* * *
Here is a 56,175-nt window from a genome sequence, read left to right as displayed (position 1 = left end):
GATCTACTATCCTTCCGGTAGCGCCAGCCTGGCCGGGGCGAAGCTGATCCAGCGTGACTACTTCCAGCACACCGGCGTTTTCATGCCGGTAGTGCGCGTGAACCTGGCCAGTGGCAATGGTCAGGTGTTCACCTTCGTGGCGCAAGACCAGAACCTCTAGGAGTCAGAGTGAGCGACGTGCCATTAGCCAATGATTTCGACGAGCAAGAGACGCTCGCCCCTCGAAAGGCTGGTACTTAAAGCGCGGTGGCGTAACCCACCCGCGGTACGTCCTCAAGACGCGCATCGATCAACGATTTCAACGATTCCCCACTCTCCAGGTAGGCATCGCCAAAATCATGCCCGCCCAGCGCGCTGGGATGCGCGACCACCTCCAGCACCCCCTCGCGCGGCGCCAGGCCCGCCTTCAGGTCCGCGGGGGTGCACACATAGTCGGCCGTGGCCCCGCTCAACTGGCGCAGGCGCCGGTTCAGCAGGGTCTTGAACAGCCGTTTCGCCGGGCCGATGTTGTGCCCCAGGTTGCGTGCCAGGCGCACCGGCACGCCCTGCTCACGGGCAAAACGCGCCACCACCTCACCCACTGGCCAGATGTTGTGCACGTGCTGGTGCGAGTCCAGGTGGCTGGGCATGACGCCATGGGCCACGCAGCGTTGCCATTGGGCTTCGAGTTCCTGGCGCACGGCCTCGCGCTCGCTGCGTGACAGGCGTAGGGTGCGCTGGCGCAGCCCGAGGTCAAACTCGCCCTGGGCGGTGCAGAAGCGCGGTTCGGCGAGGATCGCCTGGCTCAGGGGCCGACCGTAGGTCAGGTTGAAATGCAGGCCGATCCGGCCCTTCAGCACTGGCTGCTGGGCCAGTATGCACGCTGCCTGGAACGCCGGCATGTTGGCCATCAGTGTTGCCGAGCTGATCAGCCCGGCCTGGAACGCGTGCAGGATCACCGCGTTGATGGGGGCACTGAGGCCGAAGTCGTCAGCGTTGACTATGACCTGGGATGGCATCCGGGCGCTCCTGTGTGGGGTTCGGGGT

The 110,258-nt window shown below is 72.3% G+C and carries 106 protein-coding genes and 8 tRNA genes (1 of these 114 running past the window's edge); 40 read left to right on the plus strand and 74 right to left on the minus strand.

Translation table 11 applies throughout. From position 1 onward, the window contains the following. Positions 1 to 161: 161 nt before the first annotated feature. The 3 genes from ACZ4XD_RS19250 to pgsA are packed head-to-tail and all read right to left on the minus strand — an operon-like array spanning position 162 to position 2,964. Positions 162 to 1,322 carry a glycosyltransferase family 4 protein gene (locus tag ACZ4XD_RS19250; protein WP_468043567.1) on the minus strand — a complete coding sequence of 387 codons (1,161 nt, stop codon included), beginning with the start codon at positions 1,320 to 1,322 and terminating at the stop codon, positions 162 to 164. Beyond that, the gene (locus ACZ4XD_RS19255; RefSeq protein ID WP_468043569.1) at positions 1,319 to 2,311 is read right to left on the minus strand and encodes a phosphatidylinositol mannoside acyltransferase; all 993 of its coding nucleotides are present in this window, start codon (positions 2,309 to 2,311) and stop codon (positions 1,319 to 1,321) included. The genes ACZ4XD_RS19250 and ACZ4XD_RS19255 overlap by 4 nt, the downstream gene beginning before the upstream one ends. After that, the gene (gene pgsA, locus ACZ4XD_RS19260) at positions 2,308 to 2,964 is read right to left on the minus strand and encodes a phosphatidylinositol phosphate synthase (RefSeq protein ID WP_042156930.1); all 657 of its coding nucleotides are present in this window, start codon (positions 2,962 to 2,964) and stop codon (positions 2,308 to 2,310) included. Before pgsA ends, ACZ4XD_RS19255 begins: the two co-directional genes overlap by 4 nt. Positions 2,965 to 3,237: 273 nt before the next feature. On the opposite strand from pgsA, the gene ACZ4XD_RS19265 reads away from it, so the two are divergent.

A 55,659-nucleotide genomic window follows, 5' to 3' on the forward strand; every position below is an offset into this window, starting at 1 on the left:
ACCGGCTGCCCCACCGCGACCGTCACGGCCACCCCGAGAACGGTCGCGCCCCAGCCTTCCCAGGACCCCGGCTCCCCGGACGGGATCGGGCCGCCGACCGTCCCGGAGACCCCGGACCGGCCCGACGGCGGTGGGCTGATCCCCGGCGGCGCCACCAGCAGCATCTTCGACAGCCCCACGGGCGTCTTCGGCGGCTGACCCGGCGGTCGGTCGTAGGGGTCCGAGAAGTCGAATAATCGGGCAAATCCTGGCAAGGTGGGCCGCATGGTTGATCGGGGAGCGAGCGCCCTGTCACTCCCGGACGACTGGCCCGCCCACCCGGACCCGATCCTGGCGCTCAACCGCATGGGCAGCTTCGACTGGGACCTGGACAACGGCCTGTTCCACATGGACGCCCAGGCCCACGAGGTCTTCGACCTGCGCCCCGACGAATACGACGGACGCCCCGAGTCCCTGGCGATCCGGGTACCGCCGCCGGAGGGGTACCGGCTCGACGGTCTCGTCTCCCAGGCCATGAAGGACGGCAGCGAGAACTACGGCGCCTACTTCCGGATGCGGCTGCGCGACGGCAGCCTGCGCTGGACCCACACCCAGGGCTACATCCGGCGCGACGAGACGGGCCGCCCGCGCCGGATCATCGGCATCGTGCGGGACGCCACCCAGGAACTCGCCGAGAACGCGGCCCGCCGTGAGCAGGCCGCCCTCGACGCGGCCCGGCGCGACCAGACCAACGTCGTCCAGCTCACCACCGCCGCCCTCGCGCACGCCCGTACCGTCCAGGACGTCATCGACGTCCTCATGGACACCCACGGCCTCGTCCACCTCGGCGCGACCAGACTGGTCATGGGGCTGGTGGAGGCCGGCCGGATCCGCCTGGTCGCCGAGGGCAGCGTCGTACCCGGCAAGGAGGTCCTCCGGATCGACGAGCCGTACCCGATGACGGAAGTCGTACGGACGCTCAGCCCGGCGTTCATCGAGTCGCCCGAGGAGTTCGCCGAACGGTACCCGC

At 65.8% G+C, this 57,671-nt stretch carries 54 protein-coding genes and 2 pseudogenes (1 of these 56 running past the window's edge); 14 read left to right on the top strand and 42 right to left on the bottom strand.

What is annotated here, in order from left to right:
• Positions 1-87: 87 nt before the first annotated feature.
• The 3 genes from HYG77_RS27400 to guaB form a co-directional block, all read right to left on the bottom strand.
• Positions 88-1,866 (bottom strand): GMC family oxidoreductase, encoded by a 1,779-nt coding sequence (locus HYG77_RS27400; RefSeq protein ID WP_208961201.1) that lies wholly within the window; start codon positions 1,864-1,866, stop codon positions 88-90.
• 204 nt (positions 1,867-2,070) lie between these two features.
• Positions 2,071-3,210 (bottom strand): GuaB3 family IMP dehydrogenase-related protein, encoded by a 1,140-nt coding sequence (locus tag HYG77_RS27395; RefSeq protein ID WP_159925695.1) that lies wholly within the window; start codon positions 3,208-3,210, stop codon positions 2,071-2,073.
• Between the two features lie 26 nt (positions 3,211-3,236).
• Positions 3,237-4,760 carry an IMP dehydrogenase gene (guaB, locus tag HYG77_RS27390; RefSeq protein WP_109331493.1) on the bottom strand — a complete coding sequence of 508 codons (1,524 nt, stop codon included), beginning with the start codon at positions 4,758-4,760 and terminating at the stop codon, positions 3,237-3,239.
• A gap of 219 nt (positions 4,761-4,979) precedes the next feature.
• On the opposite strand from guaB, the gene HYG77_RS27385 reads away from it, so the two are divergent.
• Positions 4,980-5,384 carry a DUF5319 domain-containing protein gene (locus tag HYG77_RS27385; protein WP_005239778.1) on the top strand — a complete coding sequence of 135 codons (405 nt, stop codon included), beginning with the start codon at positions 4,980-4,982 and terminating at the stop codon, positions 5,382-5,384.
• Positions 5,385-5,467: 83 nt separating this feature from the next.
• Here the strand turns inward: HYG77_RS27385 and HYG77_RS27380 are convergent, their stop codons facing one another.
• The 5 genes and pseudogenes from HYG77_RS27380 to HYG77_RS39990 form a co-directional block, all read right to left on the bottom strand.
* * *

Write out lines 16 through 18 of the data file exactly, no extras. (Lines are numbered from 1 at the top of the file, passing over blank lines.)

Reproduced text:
• A gap of 219 nt (positions 4,761-4,979) precedes the next feature.
• On the opposite strand from guaB, the gene HYG77_RS27385 reads away from it, so the two are divergent.
• Positions 4,980-5,384 carry a DUF5319 domain-containing protein gene (locus tag HYG77_RS27385; protein WP_005239778.1) on the top strand — a complete coding sequence of 135 codons (405 nt, stop codon included), beginning with the start codon at positions 4,980-4,982 and terminating at the stop codon, positions 5,382-5,384.